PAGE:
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    Is "Culture" A Product of Our Inborn Nature?

    Is "culture" a product our genetic/DNA natures?

    Is the "cultural" product of Caucasians/Europeans INHERENTLY different, from Orientals or Africans and vis-versa because of genetic/DNA?

    Does each race, African, Oriental, Caucasian produce a different "CULTURE" that is inherently inborn, a product of the nature of each race?

    Is there a UNIVERSAL CULTURE that includes all human beings and races?
     
  7. Blackbird

    Blackbird Well-Known Member MEMBER

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    Kannte,

    It is complex as culture results from a number of combinations, genetics being one. However, I think we overlook the fact of experience. Culture exists to address the needs of a people. Every group has needs unique unto themselves.

    Blackbird
     
  8. Blackbird

    Blackbird Well-Known Member MEMBER

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    Brother Isaiah,

    When discerning the regions of African influence, we must look at, I believe, state preference. South Carolina has been documented as importing a greater percentages of African from the Congo/Angola than from anywhere else. Gullah people do, as far information and cultural retention tells us, have a greater influx of Rice Coast (Sierre Leone) people.

    Blackbird
     
  9. Blackbird

    Blackbird Well-Known Member MEMBER

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    Brother Keita,

    Undoubtably, culture is not static, its constantly evolving to suit the needs of its participants, but I think we must be aware that each culture ultimately has its point of reference, its organizing thought and ideological core. I think this is what Mama Marimba was alluding to - what are the pecularities within European cultural behavior that can be isolated as constituting a cultural statement. Throughout history, as I know you are aware, cultures have influenced and have been influenced by other cultures, however, most retain elements that can lead back to a point of origin.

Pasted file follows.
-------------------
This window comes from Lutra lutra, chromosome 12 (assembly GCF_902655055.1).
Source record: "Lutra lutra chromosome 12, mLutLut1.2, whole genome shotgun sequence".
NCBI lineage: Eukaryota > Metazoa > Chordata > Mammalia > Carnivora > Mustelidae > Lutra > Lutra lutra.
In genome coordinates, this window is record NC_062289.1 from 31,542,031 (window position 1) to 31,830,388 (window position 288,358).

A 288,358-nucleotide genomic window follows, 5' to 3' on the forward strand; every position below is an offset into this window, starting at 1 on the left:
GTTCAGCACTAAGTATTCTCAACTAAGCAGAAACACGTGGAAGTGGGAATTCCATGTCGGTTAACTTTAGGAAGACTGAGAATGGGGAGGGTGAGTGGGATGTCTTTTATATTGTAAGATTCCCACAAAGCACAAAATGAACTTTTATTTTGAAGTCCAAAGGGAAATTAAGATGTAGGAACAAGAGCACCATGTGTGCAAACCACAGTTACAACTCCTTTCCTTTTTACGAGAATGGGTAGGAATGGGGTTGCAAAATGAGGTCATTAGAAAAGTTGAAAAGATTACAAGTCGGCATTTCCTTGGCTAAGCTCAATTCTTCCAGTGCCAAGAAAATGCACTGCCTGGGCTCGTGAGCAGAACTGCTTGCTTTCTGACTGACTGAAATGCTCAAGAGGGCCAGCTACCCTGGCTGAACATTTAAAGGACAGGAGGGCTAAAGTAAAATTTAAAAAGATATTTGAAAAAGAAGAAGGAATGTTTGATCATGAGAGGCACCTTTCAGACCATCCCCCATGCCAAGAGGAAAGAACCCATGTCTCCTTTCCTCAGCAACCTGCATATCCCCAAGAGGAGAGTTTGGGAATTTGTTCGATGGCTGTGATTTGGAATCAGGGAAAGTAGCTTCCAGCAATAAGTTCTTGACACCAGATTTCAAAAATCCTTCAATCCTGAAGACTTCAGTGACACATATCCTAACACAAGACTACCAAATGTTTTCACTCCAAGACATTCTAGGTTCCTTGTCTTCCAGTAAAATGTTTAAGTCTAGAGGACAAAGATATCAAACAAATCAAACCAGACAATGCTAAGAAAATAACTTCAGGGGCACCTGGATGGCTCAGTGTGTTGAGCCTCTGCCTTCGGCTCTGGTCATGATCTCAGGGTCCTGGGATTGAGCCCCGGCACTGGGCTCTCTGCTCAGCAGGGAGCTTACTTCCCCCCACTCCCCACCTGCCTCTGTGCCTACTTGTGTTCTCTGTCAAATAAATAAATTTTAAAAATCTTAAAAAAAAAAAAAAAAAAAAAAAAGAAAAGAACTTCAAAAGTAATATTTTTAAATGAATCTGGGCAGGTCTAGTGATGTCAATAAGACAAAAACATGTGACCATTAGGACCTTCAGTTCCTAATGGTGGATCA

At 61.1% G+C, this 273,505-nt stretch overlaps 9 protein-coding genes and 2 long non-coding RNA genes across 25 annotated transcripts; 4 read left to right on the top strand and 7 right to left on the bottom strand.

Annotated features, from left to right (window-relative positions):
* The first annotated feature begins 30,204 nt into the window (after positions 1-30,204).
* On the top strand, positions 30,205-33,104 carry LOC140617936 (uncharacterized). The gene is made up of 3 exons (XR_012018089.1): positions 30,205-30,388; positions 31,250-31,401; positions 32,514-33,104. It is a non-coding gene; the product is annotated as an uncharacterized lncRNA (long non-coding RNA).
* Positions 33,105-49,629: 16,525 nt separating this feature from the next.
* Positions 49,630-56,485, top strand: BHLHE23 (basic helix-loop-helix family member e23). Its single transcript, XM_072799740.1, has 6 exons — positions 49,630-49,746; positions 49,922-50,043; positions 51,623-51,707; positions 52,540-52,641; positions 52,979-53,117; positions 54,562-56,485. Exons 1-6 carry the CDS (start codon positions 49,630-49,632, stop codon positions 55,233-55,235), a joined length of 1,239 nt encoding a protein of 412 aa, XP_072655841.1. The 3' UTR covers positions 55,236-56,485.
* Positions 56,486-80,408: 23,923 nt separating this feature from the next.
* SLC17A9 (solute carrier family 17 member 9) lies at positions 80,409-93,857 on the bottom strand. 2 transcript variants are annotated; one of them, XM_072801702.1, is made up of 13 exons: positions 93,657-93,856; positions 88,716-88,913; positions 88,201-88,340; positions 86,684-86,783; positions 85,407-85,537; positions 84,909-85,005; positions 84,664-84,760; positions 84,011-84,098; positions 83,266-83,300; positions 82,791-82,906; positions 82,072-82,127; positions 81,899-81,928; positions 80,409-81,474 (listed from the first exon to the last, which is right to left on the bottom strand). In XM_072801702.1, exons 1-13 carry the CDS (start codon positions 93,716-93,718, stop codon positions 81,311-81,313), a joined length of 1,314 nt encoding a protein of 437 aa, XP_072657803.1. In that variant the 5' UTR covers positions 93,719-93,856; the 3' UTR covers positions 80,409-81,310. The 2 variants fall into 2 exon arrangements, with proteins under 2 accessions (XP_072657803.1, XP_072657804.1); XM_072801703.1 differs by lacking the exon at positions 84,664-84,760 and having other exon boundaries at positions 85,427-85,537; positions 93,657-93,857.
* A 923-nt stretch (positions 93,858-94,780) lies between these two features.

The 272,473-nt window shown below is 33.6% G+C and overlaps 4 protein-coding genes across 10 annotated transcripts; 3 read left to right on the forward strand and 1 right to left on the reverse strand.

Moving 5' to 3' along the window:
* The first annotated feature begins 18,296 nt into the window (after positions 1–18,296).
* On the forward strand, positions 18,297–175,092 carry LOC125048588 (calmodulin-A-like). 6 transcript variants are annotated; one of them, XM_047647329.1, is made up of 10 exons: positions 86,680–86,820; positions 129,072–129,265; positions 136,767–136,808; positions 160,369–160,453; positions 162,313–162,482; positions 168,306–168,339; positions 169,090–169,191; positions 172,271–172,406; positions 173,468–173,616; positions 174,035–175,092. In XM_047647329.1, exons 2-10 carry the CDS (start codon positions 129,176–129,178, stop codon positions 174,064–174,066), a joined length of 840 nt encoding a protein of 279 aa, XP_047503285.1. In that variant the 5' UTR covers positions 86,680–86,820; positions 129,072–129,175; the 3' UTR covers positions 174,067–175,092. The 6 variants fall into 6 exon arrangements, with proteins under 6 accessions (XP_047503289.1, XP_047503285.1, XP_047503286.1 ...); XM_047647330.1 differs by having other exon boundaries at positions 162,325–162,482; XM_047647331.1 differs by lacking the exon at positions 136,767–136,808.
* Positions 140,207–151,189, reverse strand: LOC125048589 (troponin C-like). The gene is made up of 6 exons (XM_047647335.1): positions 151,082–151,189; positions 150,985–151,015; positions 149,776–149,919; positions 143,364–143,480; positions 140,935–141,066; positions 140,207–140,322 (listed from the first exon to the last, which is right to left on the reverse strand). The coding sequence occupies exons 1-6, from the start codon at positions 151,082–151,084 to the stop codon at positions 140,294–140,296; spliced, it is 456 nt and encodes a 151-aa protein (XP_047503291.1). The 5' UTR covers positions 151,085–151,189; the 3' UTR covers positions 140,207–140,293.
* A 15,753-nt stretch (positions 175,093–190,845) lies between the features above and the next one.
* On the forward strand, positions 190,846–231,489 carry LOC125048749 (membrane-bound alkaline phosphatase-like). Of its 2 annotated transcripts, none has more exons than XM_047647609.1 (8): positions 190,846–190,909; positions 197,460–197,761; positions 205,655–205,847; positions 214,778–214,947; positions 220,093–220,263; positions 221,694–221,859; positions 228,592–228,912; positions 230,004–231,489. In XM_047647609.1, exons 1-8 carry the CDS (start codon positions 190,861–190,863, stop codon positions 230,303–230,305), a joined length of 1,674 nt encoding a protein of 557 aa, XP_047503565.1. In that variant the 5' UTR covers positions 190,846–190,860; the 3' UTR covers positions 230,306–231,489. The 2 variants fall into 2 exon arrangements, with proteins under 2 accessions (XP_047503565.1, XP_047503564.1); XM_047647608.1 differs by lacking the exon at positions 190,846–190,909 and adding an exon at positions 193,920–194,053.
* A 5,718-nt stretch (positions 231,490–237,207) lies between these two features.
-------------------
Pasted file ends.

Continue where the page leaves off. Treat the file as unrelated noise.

Also, I have to contend with your conclusion that Black people do not think in linear terms. Of course not originally, but I think of late many of us are increasing becoming linear. It has been my experience when clarifying the position inherent within most ATRs, that the circularity of the philosophy is hard to grasp by those innoculated with Western thought. As we readily accept and legitimized Western education as the preferred mode of teaching, thinking and learning, we become submerged in the method of linear reasoning. I remember one of the first lessons from my first godfather in the ATRs was that I need to stop intellectualizing everything. I was in college at the time and he said, "I know it might be hard since you are in school, but everything doesn't need to be intellectualized." He made this statement in regards to the symbolic meanings contained in my dreams. I wanted everything to make sense from a linear literal point of view. Indeed, by becoming involved in the ATRs I had to drop many things and it was/still is difficult. Alot of the concepts involved went against my logic and questioned my rationale of things. I was introduced to a new way of processing information. (I grew up partially a small-community country Southern boy with a grandmother that was 2 generations out of slavery and that practiced rootwork)

    Indeed, many of the things concerning culture are genetic, however, without the active transmission of culture, values included, to future generations, the essential meanings can eventually become lost. The habits and rituals then become empty shells of their former selves and may include interpretations and explanations originating from different cultures. I noticed this phenomena with my wife, who's from Ghana. She explained a ceremony to me, that although originally traditional was conveyed in explicitly Christian terms and philosophy. Another "ritual", she admitted she didn't know the meaning for, except "that is just what Africans did." I think this is why many cultures actively seek to ensure their traditions will be retained by their prosperity via the guidance of elders and educational institutions.

    P.S. As far as I can tell, the "jumping the broom" ritual could have its origins, at least partly, with the orisha Oya. Oya, the orisha of change and transformation, is represented by a broom. Marriage represents indeed a change and transformation in life.